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Dispelling Myths About Assisted Living During COVID-19

By September 18, 2020September 21st, 2020No Comments

Article by Beth Weeks, RN
Co-Founder, Senior Living Consultants of New York

“Thank God I didn’t move into that assisted living with how affected they were.”

This is just one out of the dozens of similar misconceptions spoken to me when discussing senior living options with clients and their families in July and August of 2020.

I found myself explaining the difference between Skilled Nursing Facilities (referred to as nursing homes or SNFs) and senior living communities (assisted living and memory care) so regularly that I basically developed a script.

Never has it been more important to underscore what separates an SNF from a senior living residence.  To be fair and clear, this is not an indictment on nursing homes and their policies or their extremely hard working and dedicated staff; this is an opportunity to educate and better understand the difference between the two care models.

Let’s start with the facts as of September 16, 2020.  The New York State Department of Health reports the number of confirmed COVID-related deaths in nursing homes in all five boroughs of New York City comes to 1,408 while adult care facilities had a total of 28.  Westchester County reported lower numbers, but the stark difference between the two care models still exists there: 260 confirmed COVID-related deaths in nursing homes versus 26 deaths in adult care facilities.

SNFs often have hundreds of patients, many of whom are chronically ill, multiple patients to a room in most cases, and a high volume of staff.  Assisted living communities tend to house 200 or fewer residents in private apartments (residents in memory care are more likely to have a shared apartment) and those residents are not dealing with the same severity of health complications that many long-term patients of nursing homes experience.  Finally, in many assisted living communities you will find many independent and very active seniors who require little to no assistance.  Therefore, the staffing numbers are quite different, with fewer individuals coming in an out of the building on a daily basis.  According to a report released by the New York State Department of Health on July 6, 2020, nursing home patient COVID-19 fatalities were largely due to infected staff.

This leads to my next point. The response by many assisted living communities in New York to not only protect and educate their residents, but also to protect and educate their staff, directly led to the significantly lower death toll we saw.  Sheridan Daniel, Vice President of Operations and Product Development for Atria Senior Living, Signature East, shared with me that his company began taking steps to address the virus as early as February 27, 2020, when there were only 24 documented COVID-19 cases in the United States.  Early measures were taken to screen residents, staff and visitors.  As of late August, one of the communities that Mr. Daniel oversees, Atria West 86 in New York City, had only one documented case of COVID-19 among their residents and only five among their staff, none of which resulted in death.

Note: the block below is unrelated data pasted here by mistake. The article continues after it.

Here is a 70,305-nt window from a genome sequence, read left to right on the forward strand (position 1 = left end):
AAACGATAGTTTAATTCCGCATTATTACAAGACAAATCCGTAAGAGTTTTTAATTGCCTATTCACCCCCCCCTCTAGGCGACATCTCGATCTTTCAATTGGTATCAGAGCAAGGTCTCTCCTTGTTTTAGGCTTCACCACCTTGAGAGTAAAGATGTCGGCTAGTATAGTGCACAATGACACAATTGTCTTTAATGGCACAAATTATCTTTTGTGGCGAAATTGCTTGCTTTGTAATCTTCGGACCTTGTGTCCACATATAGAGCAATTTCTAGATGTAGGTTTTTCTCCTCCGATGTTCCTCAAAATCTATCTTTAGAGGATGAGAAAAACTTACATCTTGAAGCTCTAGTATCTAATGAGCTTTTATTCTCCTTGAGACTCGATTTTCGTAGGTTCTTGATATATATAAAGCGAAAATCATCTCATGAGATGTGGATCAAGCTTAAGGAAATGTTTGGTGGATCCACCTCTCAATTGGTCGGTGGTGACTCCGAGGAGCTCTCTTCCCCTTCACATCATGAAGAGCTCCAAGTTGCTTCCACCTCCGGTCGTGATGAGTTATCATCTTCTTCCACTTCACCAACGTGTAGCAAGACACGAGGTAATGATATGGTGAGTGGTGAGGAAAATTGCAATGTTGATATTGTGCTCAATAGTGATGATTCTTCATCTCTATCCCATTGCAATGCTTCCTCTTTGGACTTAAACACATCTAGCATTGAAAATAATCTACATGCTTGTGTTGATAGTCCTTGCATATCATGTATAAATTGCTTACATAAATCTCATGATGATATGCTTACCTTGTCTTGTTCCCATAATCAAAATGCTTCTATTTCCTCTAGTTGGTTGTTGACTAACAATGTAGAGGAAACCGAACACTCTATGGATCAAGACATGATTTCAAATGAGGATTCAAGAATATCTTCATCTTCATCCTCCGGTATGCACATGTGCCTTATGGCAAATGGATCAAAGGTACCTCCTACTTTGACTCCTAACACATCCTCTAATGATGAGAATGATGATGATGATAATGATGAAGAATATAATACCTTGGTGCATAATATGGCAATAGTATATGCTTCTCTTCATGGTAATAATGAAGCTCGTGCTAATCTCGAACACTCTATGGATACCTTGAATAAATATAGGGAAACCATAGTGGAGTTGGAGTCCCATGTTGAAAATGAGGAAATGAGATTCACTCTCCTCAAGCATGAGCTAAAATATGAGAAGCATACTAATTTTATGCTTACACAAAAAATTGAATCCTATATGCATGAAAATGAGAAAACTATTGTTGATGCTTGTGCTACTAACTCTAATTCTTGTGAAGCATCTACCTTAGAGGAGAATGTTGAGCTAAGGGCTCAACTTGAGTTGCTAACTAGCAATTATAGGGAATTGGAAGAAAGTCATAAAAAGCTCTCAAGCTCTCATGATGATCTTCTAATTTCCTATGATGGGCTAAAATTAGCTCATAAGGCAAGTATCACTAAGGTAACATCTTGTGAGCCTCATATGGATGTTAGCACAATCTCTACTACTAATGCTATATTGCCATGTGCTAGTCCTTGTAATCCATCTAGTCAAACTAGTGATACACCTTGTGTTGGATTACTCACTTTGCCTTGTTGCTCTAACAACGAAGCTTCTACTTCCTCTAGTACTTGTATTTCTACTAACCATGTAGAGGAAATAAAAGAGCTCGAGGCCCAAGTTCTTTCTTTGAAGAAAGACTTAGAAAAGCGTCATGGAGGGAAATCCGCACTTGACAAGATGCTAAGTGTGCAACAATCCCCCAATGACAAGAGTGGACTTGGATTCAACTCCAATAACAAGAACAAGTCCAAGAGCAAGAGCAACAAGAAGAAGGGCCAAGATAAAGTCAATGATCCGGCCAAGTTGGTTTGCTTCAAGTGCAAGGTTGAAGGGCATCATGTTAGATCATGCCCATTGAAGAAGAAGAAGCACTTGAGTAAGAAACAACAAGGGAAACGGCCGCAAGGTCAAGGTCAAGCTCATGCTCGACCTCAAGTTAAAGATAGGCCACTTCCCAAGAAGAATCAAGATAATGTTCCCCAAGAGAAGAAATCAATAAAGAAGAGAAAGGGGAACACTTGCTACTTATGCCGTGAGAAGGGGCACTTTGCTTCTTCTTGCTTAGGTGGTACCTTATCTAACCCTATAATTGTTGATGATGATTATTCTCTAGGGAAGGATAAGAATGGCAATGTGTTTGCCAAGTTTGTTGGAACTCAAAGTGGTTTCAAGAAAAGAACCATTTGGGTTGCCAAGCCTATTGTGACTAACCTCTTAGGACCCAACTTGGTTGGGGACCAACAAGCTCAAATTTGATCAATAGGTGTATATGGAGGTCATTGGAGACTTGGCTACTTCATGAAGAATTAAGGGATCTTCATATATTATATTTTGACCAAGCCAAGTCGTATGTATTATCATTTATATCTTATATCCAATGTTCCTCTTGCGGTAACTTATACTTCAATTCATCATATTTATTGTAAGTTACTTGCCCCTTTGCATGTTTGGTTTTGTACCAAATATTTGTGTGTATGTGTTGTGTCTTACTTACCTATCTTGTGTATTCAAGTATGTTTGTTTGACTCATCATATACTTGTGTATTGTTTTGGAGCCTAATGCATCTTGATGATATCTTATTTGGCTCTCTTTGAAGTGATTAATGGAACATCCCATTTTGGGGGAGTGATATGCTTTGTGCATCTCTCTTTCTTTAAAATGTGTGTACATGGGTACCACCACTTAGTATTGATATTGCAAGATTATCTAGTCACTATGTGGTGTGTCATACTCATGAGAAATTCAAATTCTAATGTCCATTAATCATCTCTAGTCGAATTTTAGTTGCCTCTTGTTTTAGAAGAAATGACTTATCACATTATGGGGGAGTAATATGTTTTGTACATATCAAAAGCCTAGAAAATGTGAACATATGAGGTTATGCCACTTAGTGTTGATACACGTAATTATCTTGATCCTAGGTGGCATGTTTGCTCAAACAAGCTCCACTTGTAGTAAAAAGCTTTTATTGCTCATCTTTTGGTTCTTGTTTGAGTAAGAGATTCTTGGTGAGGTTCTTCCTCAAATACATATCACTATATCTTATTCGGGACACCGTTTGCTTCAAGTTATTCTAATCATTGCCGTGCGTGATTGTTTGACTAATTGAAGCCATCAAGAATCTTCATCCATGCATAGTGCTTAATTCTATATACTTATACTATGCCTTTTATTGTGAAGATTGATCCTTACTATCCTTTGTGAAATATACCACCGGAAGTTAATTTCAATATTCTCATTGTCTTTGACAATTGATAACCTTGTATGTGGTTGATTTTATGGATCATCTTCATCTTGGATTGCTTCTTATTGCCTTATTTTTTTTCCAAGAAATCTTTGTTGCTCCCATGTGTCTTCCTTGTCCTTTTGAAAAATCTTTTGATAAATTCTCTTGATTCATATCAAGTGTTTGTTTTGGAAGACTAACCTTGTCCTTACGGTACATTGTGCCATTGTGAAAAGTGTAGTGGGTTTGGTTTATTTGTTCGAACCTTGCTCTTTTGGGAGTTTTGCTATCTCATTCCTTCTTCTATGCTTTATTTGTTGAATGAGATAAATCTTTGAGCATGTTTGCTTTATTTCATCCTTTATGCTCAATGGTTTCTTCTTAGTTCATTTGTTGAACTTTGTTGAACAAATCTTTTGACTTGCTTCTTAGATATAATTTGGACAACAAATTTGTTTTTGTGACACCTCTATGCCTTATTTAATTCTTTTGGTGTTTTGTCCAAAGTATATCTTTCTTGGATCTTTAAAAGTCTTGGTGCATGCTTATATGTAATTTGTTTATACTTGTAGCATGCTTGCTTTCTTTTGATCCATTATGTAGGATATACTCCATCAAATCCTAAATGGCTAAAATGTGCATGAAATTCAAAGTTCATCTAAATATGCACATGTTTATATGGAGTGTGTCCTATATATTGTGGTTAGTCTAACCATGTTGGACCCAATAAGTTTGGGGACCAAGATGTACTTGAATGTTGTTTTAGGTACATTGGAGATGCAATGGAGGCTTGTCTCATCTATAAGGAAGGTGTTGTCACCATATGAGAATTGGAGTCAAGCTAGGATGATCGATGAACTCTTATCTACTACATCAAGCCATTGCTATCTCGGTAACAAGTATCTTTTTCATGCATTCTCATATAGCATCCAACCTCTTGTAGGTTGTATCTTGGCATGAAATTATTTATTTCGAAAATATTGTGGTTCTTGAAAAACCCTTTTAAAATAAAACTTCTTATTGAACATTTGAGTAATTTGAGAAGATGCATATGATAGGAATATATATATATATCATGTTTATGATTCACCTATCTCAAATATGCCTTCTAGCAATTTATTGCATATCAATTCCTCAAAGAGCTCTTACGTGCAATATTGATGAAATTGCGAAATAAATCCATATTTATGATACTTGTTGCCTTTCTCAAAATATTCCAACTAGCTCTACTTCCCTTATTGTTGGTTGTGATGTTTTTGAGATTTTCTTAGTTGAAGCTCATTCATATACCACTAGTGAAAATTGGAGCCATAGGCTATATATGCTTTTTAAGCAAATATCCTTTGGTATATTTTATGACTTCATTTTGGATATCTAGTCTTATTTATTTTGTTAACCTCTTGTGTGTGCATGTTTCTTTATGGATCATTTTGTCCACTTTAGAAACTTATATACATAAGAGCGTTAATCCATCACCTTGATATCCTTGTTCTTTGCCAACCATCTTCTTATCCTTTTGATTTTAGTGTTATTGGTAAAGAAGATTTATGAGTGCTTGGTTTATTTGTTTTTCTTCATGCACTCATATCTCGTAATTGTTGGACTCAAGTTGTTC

Other leaders in the industry reported similar efforts to keep their communities safe early on.  “Given that our assisted living population is active, and the residents are generally aware, the first step was education for the residents.  We conducted educational in-services for the residents related to the information about the virus that was available at that time and again our infection-control practices, and same process for the staff,” said Faraz Kayani, Executive Director of 305 West End Assisted Living in New York City.

To be fair, there obviously were reported COVID-19 cases in assisted living communities among residents and staff.  I also am not asserting that senior living is the right choice for everyone – it comes down to one’s needs, resources, and, of course, personal choice.

Last but not least, another side effect of COVID-19 has been a lapse in routine or maintenance medical care.  Due to the resources and support staff available in assisted living, community leaders ensured that their residents had safe access to visiting physicians, nurse practitioners, dentists, podiatrists and mental health providers without disruption.  “We abided by the New York State Department of Health guidelines when it came to visitation into our community – any essential visitor had to go through a symptoms checklist process including having their temperature taken,” said Mr. Kayani of 305 West End.

The point I’d like to make is this: assisted living communities were and continue to be a safe option for seniors, even during a pandemic.  It is important to take the time to review the facts from reliable sources, ask questions and make decisions based on yours or your loved one’s needs. And, finally, consider reaching out to a professional senior resource (i.e. senior placement experts, geriatric care managers, elder law attorneys, etc.) to help you navigate this complex system.

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